October 26, 2005

Completion Fetish

Last night witnessed a confluence of media consumption wherein I wrapped up a number of things I'd been trying to finish. These include:

  • Jarhead by Anthony Swofford: The previews looked pretty good for the upcoming film, but I got excited when I read the recent Harper's article about the movie/book.

    After reading the article, I realized, among other things, that the film's being directed by Sam Mendes (American Beauty), edited by Walter Murch (Apocalypse Now) and filmed by Roger Deakins (everything good, ever). Plus, I totally didn't realize that Swofford's book was the basis for the movie - despite, you know, being titled the same thing and having written about it 2 1/2 years ago.

    I read one review of the book that said Swofford "seemed incapable of writing an uninteresting sentence." Seems about right.

  • The Autobiography of Red by Anne Carson: My local bookstore had a tag in this that read "This is the best thing ever. Don't read the back cover, just read it." So I did and it was mighty good. It's a narrative told in verse about characters from a Greek myth but set in modern times. And they're gay. One of them's also a dragon-type deal.

    Anyway, it's another in a series of books I've read recently where I have no idea what the heck is really going on but somehow it resonates (Wittgenstein's Mistress, I'm looking at you). Plus, I think I read an interview with Dose One where he said that he digs on Anne Carson's poetry. There are definite similarities.

  • The Civil War by Ken Burns: I started this approximately one year ago and just never got around to watching the fifth and final disk. Despite my love of trivia, I still feel that my factual knowledge of the Civil War is a bit hazy. It kinda all runs together after a while. Incomprehensible loss of life. Sad letters home. That same damn song played over and over again.

    I had a friend who, after having his wisdom teeth removed, dosed himself up on Percocet and watched the entire Civil War documentary in one sitting. Seems like that might be the best way to experience it.

  • Shadow of the Colossus by SCEA: The much-hyped, much-anticipated non-sequel sequel to Ico. And it truly is an amazing-looking game. A great last-generation console title for the PS2. The fact that they manage to pull off a story without telling one is certainly a remarkable achievement. And, of course, the scale of the colossi is superhot.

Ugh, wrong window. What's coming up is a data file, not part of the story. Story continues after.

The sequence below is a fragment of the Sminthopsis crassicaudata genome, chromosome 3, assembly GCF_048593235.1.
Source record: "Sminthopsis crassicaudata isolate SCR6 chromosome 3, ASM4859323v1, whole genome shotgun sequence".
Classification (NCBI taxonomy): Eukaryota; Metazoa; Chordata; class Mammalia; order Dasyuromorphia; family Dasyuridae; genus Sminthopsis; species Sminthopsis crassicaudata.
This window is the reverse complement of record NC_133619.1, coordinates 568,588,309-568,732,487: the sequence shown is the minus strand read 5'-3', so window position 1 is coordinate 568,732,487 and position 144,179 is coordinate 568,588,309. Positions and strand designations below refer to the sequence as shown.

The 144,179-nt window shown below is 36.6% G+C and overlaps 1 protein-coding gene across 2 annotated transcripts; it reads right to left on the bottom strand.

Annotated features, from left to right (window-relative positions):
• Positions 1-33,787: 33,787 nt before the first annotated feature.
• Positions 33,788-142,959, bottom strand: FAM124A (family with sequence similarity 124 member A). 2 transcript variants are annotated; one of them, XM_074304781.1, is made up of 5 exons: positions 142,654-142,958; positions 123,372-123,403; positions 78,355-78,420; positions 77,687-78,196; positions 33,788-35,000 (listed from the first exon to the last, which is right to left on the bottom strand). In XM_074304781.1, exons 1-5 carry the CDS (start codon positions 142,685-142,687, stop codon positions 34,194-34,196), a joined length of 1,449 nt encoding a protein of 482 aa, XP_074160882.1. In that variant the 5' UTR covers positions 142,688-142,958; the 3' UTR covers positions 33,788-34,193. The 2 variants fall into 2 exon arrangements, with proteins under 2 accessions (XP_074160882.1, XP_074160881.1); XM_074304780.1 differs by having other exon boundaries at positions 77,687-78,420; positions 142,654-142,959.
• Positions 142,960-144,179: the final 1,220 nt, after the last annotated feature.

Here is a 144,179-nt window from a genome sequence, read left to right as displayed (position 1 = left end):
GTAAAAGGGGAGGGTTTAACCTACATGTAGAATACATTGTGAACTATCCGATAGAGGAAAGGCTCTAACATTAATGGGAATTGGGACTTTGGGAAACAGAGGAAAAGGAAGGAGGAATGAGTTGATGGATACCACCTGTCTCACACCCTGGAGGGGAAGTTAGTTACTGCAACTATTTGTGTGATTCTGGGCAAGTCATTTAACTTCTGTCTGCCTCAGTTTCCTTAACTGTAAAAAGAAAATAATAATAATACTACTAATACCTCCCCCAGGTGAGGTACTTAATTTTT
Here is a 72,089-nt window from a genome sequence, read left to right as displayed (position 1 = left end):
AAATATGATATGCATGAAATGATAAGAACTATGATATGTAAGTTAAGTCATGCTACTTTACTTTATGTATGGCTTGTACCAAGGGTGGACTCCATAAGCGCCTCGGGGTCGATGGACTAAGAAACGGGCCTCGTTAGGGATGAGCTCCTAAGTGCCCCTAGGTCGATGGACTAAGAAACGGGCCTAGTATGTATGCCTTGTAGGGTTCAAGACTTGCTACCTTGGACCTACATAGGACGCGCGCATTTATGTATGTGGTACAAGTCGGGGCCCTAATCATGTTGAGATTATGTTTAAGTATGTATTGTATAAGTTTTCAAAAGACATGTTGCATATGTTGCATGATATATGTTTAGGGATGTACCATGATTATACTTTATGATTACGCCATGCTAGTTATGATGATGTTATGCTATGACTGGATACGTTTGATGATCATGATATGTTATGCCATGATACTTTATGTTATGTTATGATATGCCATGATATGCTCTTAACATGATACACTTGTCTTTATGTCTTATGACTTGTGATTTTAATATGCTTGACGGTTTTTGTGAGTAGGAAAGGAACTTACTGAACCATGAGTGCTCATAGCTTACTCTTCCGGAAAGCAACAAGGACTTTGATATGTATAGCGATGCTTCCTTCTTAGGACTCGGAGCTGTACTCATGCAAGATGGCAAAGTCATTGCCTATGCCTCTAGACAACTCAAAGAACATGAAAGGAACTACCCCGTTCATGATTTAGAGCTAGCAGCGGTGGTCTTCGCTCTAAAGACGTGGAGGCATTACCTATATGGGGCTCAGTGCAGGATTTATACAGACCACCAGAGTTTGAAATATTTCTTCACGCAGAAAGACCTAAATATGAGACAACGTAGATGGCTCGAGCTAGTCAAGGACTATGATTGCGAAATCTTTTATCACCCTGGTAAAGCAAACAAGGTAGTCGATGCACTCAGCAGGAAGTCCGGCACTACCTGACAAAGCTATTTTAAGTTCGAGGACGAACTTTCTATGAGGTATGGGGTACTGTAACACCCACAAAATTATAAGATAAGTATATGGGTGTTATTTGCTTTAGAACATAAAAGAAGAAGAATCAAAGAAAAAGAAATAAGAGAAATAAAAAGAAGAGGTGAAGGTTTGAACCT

Overall, though I don't think it's as strong a game as Ico. There are a number of play control issues including oft-mentioned camera problems. The last boss is amazing, but I nearly threw my controller through the screen trying to get the near-blind platforming right.

    Anyway, I hope it will serve as great inspiration for some next-gen console titles.

Four things finished in one night! Two books read on the bus ride home from work and a couple hours at home for the Civil War and Colossus.

I am now out of new media and my Netflix queue is basically empty of things I actually want to see. I mean, I was most recently watching Pennebaker's behind the scenes of the cast album for Sondheim's Company.

And now I've got "Ladies who Lunch" stuck in my head. That's no good for anyone.

October 18, 2005

These Mega Magz balls are pretty hot. And not just because of the name.

October 16, 2005


Shadow of the Colossus gets released this week for PS2. It's the sorta-not-really sequel to Ico - in my view the best game made so far. If you think that's hyperbolic, check out this review of Colossus from

In short, Shadow of the Colossus breaks storytelling barriers none of us knew existed. It's the rare game for which the often overused words "ground-breaking" were truly reserved for, and it's enough to make you regret every stupid coin you ever collected. Besides merely being one of gaming's great moments, this is the experience of the year.

October 11, 2005

Lunch with MC Hammer

For real. Life is weird.

October 06, 2005


I was at home in St. Louis last weekend to visit the family and to celebrate the nuptials of my younger cousin (not pictured, that's my brother on the right). With a detour through Chicago to visit Mary and Eugene, I had myself a regular Mid-West Adventure.

Here's something about the Mid-West I forgot: they like meat. Lots of meat.

At the rehersal dinner, we were served toasted ravioli (a St. Louis delicacy) and I asked what they were stuffed with. "Meat" was the reply. Not "Pork" or "Beef" ... just meat. Who can say where it all comes from.

The capper was the Bloody Mary I had the following morning. The waiter asked if I wanted the special and I said sure. Apparently, the special Bloody Mary in St. Louis is served with extra olives, an asparagus spear and a quarter stick of salami!

How many cocktails require processed pork to make? Is there some St. Louis variant on the manhattan that replaces the brandied cherries with pig's feet?

I made it home to the rolling tofu hills of San Francisco without trouble. But I promptly came down with a cold. I blame some stowaway pepperoni for irritating my sensitive mucus membranes.